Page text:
still kicking curious bastard, when a nice man with
yellow strips on his legs came up and
didn't ask me if I were bitter about
I'm not going to tell you what happened because I am rather terribly
embarrassed about the whole incident,
especially the man with the rubber
gloves. I will, however, give you a
clue: I'm writing this with chalk
because They think pencils are too
Life sucks. It really does. No matter
how many good things happen to you
in your life, there will always be an
equal number of completely rotten
things just waiting around the corner
to ruin your day... week... month...
year... oh, what the heck... life.
"Why am I so bitter?" you ask. Let
me explain: <WARNING: What is
about to follow is a personal theory of
1. Opposite of green-blue
3. Located at the end of the rainbow
4. Opposite of green-yellow
7. Lights out
11. The colour of limes
13. A lucky...
15. Opposite of 7
17. Castle in the homeland
18. The colour of olives
20. Skinhead rocker
22. Reason so many Irish immigrants
came to Canada
2. Lucky little person
5. Kiss it for luck
6. Colour of the forest
8. Colour of the army
9. Colour of the ocean
10. Colour of a sweet spice
12. The homeland
14.... the Irish (saving)
16. The only beer to drink
19. French
And the theme is:
St Patrick's Day
John's. We've never published anything this bizarre before and frankly,
don't know what to expect>
John's Theory on Bad Luck
1) Misery is finite.
Translation: There is only so much
shit to go around.
2) Everyone can expect a certain
level of woe based upon assumption 1.
Translation: All this shit is roughly
spread around even.
3) There exists a standard deviation
from the normal amount of depression one must endure.
Translation: Everybody gets about
the same amount of shit.
If a person should take more than
their share of bad luck, the rest of the
world will benefit as a whole because
(by #1 and #2) the finite amount of
misery has been depleted by more
than a single person's average share
Translation: Since I take so much
shit, there's less shit for you to deal
This puts a silver lining on bad luck,
and should theoretically make the
world a better place. Unless, of course,
some unnamed person has been taking
way more than their fair load of shit
for a long time. Then this nice
thought becomes a little... empty. I
have come to the conclusion that I,
being the black hole of misery I am,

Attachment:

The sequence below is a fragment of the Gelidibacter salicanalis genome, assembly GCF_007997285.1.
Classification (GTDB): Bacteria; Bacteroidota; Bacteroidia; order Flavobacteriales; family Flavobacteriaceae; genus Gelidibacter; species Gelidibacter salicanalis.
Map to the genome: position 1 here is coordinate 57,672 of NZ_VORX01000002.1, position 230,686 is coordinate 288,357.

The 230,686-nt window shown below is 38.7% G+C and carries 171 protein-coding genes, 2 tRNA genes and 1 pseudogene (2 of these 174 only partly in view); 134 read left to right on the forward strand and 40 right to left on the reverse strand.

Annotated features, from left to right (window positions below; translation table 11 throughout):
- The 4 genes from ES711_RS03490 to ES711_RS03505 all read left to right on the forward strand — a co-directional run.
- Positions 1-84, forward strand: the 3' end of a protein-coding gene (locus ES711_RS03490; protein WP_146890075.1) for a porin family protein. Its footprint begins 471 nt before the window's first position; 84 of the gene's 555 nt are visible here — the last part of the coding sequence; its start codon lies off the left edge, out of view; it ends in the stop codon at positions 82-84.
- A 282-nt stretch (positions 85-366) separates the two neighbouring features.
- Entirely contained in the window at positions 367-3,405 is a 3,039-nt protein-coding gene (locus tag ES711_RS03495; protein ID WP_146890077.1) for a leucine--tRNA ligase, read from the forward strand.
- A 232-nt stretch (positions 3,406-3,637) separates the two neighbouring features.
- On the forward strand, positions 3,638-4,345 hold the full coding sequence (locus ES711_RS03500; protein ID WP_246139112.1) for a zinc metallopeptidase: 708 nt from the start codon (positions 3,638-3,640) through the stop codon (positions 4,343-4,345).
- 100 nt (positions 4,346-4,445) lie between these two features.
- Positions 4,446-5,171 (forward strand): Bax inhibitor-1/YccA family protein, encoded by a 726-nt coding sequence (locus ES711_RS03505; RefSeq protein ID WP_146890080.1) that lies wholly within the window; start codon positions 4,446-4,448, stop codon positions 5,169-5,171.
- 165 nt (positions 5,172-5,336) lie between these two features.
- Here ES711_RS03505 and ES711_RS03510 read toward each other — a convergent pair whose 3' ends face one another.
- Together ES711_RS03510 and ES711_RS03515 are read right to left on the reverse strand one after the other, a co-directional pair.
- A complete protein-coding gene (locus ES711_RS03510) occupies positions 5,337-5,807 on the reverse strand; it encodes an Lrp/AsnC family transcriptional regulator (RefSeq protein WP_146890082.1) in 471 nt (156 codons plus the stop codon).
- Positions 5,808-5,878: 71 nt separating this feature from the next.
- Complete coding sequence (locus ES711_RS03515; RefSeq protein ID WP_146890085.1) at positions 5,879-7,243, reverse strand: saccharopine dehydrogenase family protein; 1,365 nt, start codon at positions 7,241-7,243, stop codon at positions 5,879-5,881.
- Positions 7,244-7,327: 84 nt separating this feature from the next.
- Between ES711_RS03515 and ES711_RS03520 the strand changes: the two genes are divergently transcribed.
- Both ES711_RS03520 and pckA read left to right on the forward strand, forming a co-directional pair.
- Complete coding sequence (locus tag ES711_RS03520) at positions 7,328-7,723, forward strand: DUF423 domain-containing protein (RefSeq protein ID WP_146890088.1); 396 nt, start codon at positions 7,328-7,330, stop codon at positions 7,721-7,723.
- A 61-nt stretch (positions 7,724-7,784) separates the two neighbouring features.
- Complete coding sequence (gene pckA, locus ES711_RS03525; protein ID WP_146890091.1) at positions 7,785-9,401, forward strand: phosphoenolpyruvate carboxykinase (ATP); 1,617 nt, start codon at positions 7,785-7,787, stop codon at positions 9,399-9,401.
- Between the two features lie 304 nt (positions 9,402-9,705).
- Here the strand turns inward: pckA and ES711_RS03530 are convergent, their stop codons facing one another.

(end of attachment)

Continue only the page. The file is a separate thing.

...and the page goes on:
have allowed more than one mass
murderer to roam the streets free due
to astonishingly good luck. In fact, I
think this adequately explains New
What to do about this problem?
Well, I could just off myself and do
the world (well, at least lower
Manhattan) a great favour... nahhh-
hh. I've been dealt enough shit in my
life to justify taking me and rest of my
shit to over one hundred years of age
just so my minions of death can roam
the surface of the Earth distributing
payback for all the shit the world's
seen fit to generously lather upon me.
Then again... I might not wind up
taking more than my share after all.
Maybe I just have to live a really rotten decade or two in order to wallow
in luxury the rest of my life. If that's
the case, I'll be reaching the top of the
hill at about 21.
So, if my luck doesn't turn around,
I'll know what level of hell I get to put
the world through for the rest of my
life. If my luck does turn around, the
world is safe and ITl be sending The
432 postcards from Tahiti for the
explicit purpose of taunting all of you.
I just love being in charge of something this big.
Just so you know, I fully intend to
show favourtism in the distribution of
my wrath. I'll start accepting bribes
Crossword II:
The Crossword Returns Monday, March 13,1995
THE       FOUR       T
I   R   T   V
My first time.
You never forget your first time. I
remember mine. I didn't want to
do it, but she was irresistable.
It was difficult, but got easier. And
then it was over. I guess I was a bit
young, but what the heck? Made me
feel superior to my friends for years.
Nothing like experience.
She showed me diagrams to help
me improve. She told me about the
shaft, about control and
acceleration. Eventually I
became quite the little